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Bike Courier Found to be a Worker in the Latest 'Gig' Economy Employment Rights Case

The status of workers in the ‘gig’ economy has been thrown back into the spotlight, following a ruling that a courier with logistics firm Citysprint should be classed as a worker rather than self-employed.

An Employment Tribunal has held that a cycle courier for Citysprint was a worker under section 230(3)(b) of the Employment Rights Act 1996, rather than being in business on her own account, in a case which shares some similarities with the tribunal ruling against Uber in October 2016. The courier therefore succeeded in her claim for two days' paid holiday.

Couriers who passed a two-day recruitment process were presented with a "Confirmation of Tender to Supply Courier Services", which purports to treat them as self-employed contractors. They were then asked to electronically acknowledge a number of key terms. These make clear that the courier:

  • is under no obligation to provide services and Citysprint is under no obligation to provide work;
  • that the courier may use a substitute to provide the work, so long as the substitute fulfils certain criteria (although this did not happen in practice);
  • that if the courier does not work they will not get paid; and
  • that the courier is not entitled to holiday, maternity or sick pay.

Once they are ready for work, couriers are paid by the job. Although Citysprint refer to the payment process as a self-billing and invoice system, in practice couriers do not need to submit invoices for individual jobs; instead, Citysprint automatically calculates payments due and pays them weekly in arrears, after deductions.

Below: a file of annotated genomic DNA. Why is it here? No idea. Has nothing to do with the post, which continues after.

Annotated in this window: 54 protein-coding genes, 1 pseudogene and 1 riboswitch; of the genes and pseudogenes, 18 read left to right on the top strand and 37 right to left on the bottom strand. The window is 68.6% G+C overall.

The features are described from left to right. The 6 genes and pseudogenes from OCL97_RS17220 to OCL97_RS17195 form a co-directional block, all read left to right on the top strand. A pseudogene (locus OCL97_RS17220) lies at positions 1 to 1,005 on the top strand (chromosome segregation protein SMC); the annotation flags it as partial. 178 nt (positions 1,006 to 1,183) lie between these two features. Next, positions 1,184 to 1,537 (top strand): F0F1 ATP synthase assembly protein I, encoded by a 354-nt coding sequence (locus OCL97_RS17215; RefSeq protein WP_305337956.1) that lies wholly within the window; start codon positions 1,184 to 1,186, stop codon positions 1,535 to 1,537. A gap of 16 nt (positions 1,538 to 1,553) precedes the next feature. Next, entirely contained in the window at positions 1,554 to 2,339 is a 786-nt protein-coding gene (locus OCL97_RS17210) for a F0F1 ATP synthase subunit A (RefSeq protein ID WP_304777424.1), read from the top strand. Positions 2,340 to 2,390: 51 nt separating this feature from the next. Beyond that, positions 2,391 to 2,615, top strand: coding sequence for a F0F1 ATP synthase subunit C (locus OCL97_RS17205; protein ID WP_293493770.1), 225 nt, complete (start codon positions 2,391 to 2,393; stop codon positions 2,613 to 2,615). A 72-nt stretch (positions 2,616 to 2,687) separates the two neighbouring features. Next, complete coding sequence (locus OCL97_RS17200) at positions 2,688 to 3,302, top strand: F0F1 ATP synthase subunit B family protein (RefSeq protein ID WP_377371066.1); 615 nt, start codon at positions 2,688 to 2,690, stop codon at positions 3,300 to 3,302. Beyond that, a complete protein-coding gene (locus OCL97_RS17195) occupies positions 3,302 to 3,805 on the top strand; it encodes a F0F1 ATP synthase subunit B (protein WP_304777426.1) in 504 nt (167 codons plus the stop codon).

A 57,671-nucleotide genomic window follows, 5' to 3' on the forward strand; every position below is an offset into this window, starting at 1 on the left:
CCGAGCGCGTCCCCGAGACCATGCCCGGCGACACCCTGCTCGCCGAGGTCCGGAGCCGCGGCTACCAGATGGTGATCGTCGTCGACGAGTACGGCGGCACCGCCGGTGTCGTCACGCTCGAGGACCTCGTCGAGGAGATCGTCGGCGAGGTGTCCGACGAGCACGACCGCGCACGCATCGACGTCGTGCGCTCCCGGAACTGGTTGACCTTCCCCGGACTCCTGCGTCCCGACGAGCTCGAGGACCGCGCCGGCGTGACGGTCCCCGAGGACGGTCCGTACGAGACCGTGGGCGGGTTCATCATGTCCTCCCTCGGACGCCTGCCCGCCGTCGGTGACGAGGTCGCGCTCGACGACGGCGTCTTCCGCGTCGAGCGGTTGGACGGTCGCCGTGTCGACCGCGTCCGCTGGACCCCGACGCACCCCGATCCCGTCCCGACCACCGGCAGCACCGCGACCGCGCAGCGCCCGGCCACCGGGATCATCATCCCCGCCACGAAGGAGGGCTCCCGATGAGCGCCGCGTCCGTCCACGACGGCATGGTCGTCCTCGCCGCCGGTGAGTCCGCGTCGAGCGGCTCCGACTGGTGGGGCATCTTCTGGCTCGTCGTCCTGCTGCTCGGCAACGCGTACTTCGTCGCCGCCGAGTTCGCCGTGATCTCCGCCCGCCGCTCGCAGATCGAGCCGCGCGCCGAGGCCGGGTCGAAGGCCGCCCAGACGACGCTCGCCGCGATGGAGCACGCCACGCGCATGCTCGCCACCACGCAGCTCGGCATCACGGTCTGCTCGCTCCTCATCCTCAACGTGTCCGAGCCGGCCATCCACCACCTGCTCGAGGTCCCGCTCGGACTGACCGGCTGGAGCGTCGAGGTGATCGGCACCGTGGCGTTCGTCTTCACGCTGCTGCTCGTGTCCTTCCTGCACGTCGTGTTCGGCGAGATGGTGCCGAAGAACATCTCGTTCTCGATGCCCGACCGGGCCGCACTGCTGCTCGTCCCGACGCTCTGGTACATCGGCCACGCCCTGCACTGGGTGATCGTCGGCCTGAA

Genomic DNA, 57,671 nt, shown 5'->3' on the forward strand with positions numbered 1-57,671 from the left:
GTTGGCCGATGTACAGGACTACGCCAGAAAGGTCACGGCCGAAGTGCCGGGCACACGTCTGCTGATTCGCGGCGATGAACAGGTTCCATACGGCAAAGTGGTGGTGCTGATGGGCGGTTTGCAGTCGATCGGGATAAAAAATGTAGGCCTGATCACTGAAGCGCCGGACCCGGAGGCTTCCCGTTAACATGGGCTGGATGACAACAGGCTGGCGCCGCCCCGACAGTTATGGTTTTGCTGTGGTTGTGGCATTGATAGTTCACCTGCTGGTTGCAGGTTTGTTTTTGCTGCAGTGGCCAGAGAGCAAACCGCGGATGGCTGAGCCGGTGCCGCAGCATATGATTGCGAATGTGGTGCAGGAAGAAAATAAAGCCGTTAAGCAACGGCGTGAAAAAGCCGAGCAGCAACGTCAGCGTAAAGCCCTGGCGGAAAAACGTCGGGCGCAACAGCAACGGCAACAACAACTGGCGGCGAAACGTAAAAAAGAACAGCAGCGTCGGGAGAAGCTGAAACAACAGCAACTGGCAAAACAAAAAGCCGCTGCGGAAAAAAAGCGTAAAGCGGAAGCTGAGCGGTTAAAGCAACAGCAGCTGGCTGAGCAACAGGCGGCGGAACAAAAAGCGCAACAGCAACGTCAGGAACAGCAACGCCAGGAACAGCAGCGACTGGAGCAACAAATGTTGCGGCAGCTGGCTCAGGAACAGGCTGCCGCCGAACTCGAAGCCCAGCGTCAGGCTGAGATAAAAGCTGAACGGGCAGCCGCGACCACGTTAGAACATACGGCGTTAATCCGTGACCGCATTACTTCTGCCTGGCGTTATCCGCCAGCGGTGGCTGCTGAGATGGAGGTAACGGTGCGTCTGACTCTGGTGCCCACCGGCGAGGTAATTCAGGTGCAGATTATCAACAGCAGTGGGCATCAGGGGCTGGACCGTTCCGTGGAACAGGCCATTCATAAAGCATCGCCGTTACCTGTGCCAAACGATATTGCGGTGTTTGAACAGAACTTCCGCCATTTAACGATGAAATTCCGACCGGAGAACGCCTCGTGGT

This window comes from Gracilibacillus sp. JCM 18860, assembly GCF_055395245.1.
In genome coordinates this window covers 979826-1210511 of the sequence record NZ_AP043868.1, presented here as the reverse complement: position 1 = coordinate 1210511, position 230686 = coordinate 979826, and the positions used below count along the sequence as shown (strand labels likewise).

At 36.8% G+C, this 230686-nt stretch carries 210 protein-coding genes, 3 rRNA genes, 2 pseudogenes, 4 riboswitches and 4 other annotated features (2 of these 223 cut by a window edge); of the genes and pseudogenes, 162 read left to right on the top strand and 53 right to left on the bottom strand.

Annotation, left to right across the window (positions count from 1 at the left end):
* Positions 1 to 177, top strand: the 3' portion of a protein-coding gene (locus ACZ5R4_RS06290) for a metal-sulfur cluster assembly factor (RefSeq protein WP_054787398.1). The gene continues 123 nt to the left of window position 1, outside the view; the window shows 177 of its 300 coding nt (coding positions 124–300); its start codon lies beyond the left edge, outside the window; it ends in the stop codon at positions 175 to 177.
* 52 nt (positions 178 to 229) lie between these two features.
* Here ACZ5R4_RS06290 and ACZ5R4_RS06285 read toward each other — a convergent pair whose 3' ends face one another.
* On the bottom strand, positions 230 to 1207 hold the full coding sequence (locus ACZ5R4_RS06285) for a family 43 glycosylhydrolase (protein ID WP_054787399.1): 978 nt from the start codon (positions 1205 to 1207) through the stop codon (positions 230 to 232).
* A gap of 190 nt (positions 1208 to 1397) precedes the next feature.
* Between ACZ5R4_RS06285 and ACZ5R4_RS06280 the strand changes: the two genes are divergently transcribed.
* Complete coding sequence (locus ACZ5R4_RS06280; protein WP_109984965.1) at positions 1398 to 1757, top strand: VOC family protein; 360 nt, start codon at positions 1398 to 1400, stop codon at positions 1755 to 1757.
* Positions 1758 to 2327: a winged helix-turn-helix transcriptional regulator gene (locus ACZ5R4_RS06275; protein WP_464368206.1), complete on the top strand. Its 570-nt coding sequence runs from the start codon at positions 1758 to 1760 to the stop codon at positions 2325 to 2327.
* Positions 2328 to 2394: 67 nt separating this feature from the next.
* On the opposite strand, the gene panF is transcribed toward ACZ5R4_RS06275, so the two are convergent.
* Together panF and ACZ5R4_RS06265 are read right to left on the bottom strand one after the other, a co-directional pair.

Following the approach of the Supreme Court in Autoclenz v Belcher and others, the tribunal found that the terms of the "Confirmation of Tender" document did not reflect the true relationship between the parties. It was therefore necessary to look at the reality of the situation.

The claimant, Ms Dewhurst, was required to log into the company’s Citytrakker tracking system when she was on circuit, and log out at the end of the day. She wore a uniform, was expected to work when she said she would, was directed by a controller (through radios and mobile phones), and was told to smile, as part of providing a professional service. Overall, Citysprint couriers have little autonomy to determine the manner in which their services are performed, and the Tribunal agreed that Ms Dewhurst had been recruited by Citysprint to work for it, and was integrated into the business. Accordingly, Ms Dewhurst was a worker during periods when she was logged into the Citytrakker system.

Dewhurst’s case is the first of four legal challenges being taken against courier companies, including Addison Lee, Excel and E-Courier.

Citysprint said: "This case has demonstrated that there is still widespread confusion regarding this area of law, which is why we are calling on the government to provide better support and help for businesses across the UK who could be similarly affected."


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